BASSETERRE, St. Kitts, July 27, 2023 (SKNIS) – Well drilling in Cabbage Tree, Cayon, is continuing apace, as the Government of St. Kitts and Nevis is moving forward with its plans to address the water problems that have been affecting the community of Cayon for many years.
Speaking on the issue on Wednesday, July 26, Prime Minister the Honourable Dr. Terrance Drew said his government is resolute in its position to solve the water concerns once and for all because access to potable water is a key element of his administration’s plans of building a Sustainable Island State.
“Just this year alone we have about 40 percent less rainfall when compared to the same period of the previous year. Climate change is upon us and as a result, we have areas in St. Kitts and Nevis, especially in my own constituency, that are suffering from a significant decrease in rainfall and as a result it is affecting the availability of water. Building towards a Sustainable Island State, we are adamant that people in these areas must have water, as should all our people in St. Kitts and Nevis and we are aiming towards 24/7 availability of potable water or drinking water, and with that, I would also like to say to our people that let us be somewhat more mindful and responsible in using water,” Prime Minister Dr. Drew said on Wednesday’s (July 26) Issues radio programme on Freedom FM.
The well drilling in Cayon is being executed by Bedrock Exploration Development Technologies (BEAD) St. Kitts Ltd., which has been contracted by the Government of St. Kitts and Nevis through the Water Services Department (WSD).
Well-drilling in Cayon
“BEAD is in the Cayon area, and the drilling is going well. They have identified a spot that is very likely to have water and so they continue to drill,” the prime minister said.
Part of the government’s comprehensive plan for addressing the longstanding water woes in parts of St. Kitts also includes the building of a two million-gallon desalination plant.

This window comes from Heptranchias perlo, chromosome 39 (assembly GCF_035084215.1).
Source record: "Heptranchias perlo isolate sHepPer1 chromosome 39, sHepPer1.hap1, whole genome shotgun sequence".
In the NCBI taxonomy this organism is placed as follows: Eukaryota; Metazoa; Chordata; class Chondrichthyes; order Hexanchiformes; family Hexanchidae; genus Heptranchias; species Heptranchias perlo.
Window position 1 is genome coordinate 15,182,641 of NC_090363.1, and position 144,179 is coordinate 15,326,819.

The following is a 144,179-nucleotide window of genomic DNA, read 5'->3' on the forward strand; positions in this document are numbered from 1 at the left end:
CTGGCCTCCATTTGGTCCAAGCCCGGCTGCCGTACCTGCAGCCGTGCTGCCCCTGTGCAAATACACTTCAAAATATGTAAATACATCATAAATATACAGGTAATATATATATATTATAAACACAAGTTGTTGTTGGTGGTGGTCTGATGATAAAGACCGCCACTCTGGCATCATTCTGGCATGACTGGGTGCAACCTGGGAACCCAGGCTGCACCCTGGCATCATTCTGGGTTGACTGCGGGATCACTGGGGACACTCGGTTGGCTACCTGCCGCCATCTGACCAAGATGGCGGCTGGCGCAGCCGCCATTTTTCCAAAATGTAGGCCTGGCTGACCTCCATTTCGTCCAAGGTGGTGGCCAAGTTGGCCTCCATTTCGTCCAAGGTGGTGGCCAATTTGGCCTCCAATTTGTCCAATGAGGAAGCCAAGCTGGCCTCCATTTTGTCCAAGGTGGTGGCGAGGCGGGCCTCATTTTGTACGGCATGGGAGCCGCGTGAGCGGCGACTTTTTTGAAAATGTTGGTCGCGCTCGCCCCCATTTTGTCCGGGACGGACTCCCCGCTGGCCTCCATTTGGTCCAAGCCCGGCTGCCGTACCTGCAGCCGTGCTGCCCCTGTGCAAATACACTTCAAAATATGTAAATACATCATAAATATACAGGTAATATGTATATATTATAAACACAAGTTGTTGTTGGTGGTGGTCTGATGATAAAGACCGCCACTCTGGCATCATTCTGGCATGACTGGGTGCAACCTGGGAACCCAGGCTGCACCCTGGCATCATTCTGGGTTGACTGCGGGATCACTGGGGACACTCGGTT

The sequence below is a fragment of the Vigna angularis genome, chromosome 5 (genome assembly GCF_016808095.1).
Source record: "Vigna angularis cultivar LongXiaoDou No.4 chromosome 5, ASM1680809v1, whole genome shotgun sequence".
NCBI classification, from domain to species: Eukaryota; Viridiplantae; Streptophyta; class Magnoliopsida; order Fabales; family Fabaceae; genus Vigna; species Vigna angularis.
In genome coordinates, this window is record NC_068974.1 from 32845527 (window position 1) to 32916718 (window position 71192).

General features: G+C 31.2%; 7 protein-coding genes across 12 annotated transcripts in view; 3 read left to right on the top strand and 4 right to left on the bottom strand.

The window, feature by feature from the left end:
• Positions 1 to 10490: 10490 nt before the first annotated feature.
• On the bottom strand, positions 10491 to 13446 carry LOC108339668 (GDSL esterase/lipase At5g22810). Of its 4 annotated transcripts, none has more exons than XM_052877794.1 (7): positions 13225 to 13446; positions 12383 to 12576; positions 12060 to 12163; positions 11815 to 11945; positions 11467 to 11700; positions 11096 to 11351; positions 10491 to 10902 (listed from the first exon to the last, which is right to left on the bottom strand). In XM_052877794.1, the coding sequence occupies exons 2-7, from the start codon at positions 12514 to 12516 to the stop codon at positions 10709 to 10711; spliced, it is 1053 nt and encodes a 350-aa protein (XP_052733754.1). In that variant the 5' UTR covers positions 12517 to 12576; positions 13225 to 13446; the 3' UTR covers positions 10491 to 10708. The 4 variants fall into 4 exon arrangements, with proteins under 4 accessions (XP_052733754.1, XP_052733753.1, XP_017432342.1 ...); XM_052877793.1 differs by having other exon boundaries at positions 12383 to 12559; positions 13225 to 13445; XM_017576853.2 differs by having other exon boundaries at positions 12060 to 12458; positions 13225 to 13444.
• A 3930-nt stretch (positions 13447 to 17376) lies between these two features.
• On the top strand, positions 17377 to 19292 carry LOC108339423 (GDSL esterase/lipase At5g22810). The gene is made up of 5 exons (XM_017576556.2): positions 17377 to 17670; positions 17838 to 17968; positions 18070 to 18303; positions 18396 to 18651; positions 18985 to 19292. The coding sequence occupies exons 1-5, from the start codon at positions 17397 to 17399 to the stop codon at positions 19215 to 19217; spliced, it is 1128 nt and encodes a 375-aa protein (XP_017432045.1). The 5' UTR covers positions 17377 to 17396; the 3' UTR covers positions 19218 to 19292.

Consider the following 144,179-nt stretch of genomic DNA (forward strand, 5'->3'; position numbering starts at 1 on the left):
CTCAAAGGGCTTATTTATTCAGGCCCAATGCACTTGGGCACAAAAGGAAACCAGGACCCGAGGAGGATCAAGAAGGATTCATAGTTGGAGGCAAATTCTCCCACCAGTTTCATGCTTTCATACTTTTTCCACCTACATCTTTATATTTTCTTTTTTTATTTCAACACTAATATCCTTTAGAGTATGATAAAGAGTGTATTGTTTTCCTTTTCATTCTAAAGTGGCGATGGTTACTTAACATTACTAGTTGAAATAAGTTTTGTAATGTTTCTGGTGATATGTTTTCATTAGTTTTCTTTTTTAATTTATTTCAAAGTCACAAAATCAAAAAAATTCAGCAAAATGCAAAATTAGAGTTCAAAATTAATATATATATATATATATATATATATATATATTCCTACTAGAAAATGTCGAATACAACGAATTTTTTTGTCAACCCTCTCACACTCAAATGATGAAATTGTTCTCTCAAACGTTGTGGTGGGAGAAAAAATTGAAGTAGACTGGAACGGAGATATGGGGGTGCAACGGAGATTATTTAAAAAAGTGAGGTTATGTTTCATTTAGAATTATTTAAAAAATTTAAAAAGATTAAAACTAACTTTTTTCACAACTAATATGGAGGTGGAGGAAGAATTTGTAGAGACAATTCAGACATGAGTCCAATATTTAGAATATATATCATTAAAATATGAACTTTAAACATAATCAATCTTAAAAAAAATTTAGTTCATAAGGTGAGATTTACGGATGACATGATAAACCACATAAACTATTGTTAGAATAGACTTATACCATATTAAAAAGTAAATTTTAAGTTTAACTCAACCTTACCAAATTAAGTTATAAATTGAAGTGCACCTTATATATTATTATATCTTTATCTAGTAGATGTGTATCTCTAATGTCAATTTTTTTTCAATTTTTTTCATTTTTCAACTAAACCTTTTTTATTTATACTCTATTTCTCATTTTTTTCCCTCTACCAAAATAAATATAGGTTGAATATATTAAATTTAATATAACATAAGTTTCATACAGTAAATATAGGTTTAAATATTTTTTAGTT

“The desalination matter, we are tackling that from two perspectives: one is to expand the amount of water that the desalination plant at the Marriott can produce to serve our people. Presently, we are receiving 150,000 gallons from Marriott. We intend to increase that to about 400,000 gallons of water which is a significant increase. That means that less water will be needed from the Basseterre area to serve the Frigate Bay area,” Prime Minister Dr. Drew explained.
He added, “The Procurement Board has just approved a two million-gallon desalination plant that will cost us in the range I think of $10-$14 million and those two million gallons will help us to resolve a lot of our issues with water. So, already within one year we are drilling, and people can see the rig over in Cayon; we are already doing the expansion of the Marriott desalination plant to produce more water and also to construct a new two million-gallon desalination plant, and that is what we mean when we say a sustainable island state means better living.”
The Cabinet has also given its approval for the rollout of a water storage tank programme that will benefit the hard-hit areas of Cayon and St. Peter’s. Under this programme, water storage tanks will be delivered to households that are most affected by shortages and these tanks will be able to be filled by the water trucks or by harvesting rainfall.